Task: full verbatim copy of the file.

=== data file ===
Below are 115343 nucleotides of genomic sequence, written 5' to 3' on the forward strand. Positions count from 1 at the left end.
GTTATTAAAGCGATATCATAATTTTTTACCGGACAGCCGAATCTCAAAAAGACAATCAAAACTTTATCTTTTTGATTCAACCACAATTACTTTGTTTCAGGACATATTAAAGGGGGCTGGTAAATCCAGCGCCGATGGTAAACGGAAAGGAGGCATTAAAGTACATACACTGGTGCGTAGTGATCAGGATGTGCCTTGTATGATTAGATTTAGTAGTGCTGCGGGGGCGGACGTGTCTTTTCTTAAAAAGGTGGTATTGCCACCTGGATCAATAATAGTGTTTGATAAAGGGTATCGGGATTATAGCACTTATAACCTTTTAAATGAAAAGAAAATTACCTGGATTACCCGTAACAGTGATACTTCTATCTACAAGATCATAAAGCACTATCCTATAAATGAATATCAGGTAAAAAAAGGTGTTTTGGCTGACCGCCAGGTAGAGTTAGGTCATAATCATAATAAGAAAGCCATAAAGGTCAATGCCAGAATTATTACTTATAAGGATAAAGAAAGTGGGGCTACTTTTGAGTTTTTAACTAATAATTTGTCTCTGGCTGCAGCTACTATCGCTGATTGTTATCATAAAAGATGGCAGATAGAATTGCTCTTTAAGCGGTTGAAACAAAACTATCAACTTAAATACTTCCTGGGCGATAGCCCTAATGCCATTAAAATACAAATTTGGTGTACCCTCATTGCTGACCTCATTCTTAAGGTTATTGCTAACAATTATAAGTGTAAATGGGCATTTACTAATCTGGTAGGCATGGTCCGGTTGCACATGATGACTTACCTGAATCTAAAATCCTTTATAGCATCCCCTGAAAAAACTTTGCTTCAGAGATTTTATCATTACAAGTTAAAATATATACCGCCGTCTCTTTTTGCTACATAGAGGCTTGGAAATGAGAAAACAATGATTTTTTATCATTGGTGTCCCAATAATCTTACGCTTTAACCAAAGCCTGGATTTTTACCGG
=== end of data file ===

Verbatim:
Below are 115343 nucleotides of genomic sequence, written 5' to 3' on the forward strand. Positions count from 1 at the left end.
GTTATTAAAGCGATATCATAATTTTTTACCGGACAGCCGAATCTCAAAAAGACAATCAAAACTTTATCTTTTTGATTCAACCACAATTACTTTGTTTCAGGACATATTAAAGGGGGCTGGTAAATCCAGCGCCGATGGTAAACGGAAAGGAGGCATTAAAGTACATACACTGGTGCGTAGTGATCAGGATGTGCCTTGTATGATTAGATTTAGTAGTGCTGCGGGGGCGGACGTGTCTTTTCTTAAAAAGGTGGTATTGCCACCTGGATCAATAATAGTGTTTGATAAAGGGTATCGGGATTATAGCACTTATAACCTTTTAAATGAAAAGAAAATTACCTGGATTACCCGTAACAGTGATACTTCTATCTACAAGATCATAAAGCACTATCCTATAAATGAATATCAGGTAAAAAAAGGTGTTTTGGCTGACCGCCAGGTAGAGTTAGGTCATAATCATAATAAGAAAGCCATAAAGGTCAATGCCAGAATTATTACTTATAAGGATAAAGAAAGTGGGGCTACTTTTGAGTTTTTAACTAATAATTTGTCTCTGGCTGCAGCTACTATCGCTGATTGTTATCATAAAAGATGGCAGATAGAATTGCTCTTTAAGCGGTTGAAACAAAACTATCAACTTAAATACTTCCTGGGCGATAGCCCTAATGCCATTAAAATACAAATTTGGTGTACCCTCATTGCTGACCTCATTCTTAAGGTTATTGCTAACAATTATAAGTGTAAATGGGCATTTACTAATCTGGTAGGCATGGTCCGGTTGCACATGATGACTTACCTGAATCTAAAATCCTTTATAGCATCCCCTGAAAAAACTTTGCTTCAGAGATTTTATCATTACAAGTTAAAATATATACCGCCGTCTCTTTTTGCTACATAGAGGCTTGGAAATGAGAAAACAATGATTTTTTATCATTGGTGTCCCAATAATCTTACGCTTTAACCAAAGCCTGGATTTTTACCGG